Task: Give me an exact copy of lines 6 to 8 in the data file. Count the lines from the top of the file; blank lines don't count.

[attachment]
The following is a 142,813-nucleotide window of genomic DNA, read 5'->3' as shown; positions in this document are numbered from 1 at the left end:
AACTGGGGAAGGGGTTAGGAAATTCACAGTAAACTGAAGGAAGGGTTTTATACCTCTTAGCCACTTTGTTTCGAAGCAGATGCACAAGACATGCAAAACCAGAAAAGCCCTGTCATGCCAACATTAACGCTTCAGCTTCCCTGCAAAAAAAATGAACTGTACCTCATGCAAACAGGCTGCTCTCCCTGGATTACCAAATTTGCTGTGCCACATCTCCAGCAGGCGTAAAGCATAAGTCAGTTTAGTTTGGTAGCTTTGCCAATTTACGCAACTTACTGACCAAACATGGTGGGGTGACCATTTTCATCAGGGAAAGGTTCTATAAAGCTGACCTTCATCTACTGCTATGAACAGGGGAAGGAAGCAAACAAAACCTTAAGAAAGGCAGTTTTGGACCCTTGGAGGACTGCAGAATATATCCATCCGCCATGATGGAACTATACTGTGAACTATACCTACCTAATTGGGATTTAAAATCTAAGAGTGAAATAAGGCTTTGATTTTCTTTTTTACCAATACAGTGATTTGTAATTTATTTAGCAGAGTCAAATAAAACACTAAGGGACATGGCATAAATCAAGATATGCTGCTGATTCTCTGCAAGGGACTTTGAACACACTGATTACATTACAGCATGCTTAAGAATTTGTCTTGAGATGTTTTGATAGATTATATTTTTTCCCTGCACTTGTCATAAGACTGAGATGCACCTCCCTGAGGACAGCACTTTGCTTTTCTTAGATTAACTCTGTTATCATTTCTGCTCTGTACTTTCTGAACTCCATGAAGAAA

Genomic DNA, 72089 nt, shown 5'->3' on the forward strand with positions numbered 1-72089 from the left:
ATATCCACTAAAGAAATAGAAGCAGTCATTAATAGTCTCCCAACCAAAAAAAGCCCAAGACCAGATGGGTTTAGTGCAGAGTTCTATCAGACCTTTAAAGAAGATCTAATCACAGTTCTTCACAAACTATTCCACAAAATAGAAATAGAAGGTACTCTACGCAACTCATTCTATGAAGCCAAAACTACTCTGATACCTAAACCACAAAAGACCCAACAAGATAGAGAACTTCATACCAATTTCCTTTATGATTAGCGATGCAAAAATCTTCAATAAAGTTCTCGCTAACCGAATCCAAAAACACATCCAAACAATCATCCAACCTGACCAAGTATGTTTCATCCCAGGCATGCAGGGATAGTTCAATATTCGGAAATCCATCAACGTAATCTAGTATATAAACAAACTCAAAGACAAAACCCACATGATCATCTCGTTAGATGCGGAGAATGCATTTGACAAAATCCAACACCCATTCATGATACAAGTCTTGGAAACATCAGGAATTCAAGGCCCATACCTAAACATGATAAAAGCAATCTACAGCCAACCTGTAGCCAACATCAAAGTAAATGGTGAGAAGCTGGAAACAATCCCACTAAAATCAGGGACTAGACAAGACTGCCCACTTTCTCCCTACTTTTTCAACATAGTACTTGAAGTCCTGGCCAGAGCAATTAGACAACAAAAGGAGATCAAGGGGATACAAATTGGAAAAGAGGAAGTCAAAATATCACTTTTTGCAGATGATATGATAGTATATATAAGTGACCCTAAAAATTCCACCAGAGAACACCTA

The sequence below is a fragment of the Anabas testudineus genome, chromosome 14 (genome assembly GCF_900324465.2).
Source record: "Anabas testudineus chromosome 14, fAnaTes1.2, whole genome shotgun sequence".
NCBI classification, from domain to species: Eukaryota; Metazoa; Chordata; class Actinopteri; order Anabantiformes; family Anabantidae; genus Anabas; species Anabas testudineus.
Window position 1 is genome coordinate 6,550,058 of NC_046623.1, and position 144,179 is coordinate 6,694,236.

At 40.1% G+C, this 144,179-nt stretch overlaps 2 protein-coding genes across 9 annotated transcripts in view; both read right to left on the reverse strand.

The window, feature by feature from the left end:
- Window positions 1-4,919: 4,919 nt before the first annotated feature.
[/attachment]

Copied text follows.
Source record: "Anabas testudineus chromosome 14, fAnaTes1.2, whole genome shotgun sequence".
NCBI classification, from domain to species: Eukaryota; Metazoa; Chordata; class Actinopteri; order Anabantiformes; family Anabantidae; genus Anabas; species Anabas testudineus.
Window position 1 is genome coordinate 6,550,058 of NC_046623.1, and position 144,179 is coordinate 6,694,236.